Nathan (vovat) wrote,

Romantic Links

For all of the Links and Zeldas who have teamed up to fight Ganon and his minions throughout the history of Hyrule (not to mention alternate timelines), it's interesting that I don't think any of them ever got together romantically. There's apparently even been some online speculation that Link might be gay, although I don't know that he's shown interest in any males either. With this in mind, it's interesting that DiC's Zelda cartoon, made when there was only one game out [1], really played up the sexual tension between the hero and the princess. The cartoon was part of the Super Mario Bros. Super Show, aired on Fridays in lieu of a Mario cartoon. It appears to be a not uncommon opinion on the Internet that the Zelda cartoons were better than the Mario ones, and I will admit that they apparently took slightly more care with the Zelda episodes (although still not THAT much, since it WAS a DiC production, after all). In the show, Link was constantly hitting on Zelda in the most obnoxious ways possible, and there were occasional hints (especially in the episode "The Missing Link") that the princess secretly returned his affections but didn't want him to know. Another recurring character was Spryte, a fairy who had a crush on Link despite being much, much smaller than him. [2] It's Peter Pan and Tinker Bell all over again, I suppose. I guess it's Link's fault for dressing in that green outfit. And, of course, Ganon was there, and he was very hands-on in this take. He was always showing up in person to steal the Triforce of Wisdom, and insisting that nothing could stop him when he had both Triforces together, even though someone always did. I believe most of the monsters from the first game showed up at some point or other, but they were all morons. One odd rule on the show was that the monsters never actually died, but simply regenerated back in Ganon's Evil Jar, a fixture of his underworld throne room where he kept his henchmen when he didn't need them. They always were reluctant to imply actual death in cartoons of the era, so perhaps that was their way of avoiding it, but I suppose that regeneration kind of makes sense for video game characters anyway.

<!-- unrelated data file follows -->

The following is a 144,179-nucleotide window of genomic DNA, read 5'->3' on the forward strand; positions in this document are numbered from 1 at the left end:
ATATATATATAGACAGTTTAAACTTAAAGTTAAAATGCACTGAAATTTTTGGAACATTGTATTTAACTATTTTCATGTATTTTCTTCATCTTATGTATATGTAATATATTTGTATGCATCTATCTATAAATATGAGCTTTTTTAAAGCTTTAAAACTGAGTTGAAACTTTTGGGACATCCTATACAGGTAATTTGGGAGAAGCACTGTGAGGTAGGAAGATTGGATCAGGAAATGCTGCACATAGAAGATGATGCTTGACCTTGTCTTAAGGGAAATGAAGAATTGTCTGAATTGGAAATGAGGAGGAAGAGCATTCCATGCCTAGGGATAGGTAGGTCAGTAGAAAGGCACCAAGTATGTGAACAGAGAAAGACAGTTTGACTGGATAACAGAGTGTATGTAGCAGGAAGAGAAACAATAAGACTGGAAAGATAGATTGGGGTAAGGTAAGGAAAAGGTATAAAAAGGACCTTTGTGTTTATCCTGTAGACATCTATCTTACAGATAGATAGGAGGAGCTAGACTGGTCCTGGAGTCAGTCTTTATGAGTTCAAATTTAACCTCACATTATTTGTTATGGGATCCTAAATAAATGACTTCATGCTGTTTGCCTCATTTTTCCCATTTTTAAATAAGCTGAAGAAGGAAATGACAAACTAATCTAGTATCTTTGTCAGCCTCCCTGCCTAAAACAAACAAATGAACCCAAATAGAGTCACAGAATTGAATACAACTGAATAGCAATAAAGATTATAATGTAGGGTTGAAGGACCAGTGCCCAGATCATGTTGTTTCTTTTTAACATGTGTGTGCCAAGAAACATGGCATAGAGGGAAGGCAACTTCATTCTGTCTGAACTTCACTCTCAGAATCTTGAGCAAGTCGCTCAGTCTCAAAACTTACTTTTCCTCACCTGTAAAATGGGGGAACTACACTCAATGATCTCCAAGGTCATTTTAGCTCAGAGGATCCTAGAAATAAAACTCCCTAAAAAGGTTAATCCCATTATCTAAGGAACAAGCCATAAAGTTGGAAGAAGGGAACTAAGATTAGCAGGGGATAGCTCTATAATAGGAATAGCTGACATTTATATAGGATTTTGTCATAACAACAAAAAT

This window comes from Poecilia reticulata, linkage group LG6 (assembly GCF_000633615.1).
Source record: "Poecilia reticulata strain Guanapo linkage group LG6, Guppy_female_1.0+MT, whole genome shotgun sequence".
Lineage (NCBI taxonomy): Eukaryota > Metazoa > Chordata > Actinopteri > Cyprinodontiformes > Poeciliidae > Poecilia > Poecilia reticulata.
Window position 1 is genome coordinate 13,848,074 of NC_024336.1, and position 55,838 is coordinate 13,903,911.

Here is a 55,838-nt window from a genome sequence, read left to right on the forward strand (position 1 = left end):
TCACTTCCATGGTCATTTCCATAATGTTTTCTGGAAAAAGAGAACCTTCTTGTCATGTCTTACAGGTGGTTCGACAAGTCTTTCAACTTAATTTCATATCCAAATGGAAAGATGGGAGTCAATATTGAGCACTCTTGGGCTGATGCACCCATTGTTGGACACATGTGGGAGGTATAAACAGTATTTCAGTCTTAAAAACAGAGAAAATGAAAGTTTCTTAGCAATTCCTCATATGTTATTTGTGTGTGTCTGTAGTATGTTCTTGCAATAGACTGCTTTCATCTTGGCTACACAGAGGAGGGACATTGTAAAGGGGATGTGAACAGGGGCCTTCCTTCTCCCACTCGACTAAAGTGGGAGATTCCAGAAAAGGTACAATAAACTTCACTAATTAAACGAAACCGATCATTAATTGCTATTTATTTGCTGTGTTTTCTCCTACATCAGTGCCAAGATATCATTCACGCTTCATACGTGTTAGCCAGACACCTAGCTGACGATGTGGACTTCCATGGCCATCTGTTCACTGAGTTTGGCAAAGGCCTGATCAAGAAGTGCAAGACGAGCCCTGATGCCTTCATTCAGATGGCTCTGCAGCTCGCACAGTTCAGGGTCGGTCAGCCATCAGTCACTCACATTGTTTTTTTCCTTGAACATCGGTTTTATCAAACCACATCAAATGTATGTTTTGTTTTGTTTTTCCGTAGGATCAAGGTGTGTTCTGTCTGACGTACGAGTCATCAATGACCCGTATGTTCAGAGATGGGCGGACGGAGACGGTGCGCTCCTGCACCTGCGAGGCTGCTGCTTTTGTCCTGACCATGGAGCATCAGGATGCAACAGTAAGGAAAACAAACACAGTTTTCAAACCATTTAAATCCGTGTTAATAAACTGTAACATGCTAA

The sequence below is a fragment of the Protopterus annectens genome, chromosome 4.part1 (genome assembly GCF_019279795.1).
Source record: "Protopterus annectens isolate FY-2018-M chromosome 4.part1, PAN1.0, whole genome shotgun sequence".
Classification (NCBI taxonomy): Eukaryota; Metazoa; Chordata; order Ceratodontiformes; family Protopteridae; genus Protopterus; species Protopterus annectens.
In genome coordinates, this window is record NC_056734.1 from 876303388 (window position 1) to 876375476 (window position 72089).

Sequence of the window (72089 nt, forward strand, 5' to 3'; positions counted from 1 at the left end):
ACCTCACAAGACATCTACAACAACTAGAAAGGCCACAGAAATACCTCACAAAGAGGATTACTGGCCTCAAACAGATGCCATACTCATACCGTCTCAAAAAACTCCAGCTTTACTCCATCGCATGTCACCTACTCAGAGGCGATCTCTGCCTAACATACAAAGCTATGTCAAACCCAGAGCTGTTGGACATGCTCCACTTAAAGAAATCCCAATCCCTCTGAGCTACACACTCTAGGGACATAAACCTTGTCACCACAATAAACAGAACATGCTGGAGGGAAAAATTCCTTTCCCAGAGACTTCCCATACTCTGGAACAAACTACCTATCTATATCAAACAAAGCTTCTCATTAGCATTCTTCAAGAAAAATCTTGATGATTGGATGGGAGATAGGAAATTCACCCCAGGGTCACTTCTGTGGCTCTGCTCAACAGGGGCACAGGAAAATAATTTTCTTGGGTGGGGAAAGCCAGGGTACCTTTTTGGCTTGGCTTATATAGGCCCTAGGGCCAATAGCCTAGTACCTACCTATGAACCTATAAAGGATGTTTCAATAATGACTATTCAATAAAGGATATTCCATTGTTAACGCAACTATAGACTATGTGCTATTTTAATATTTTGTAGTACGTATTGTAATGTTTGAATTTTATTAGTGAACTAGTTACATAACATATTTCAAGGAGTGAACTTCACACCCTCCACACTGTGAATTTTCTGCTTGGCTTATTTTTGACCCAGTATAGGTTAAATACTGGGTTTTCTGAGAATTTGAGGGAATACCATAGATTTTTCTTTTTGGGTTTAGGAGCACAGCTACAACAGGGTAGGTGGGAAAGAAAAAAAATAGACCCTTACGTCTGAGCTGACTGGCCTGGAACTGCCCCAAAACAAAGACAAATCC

As with most shows, especially ones aimed at kids, there was never any real continuity. There was always some lame excuse for why Link and Zelda didn't just take the Triforce of Power that Ganon left out in the open. And of course the two heroes never got together; I suspect people would have complained of the show jumping the Zora if they had. When they appeared in a few Captain N episodes, however, they no longer bickered all the time, and Zelda did occasionally kiss Link. So their relationship presumably progressed at least slightly, albeit not on screen.

If anyone wants me to review individual episodes of the cartoon, let me know. I also still have the Super Mario World series to get through, if anyone cares. And if you DON'T care, well, EXCUSE me, Princess! [3]

[1] Actually, Zelda II was released in Japan in 1987 and in North America in 1988, while the cartoon aired in 1989. I don't think it makes any references to the second game, however (for instance, there are only two Triforces in the show, while the game brought in a third), so the writers presumably hadn't played it.
[2] Maybe someone should write fanfic in which Spryte hooks up with the Big Goron. Now THERE'S a size difference!
[3] Yeah, I had to work that in somewhere.
Tags: captain n, cartoons, monsters, television, video games, zelda

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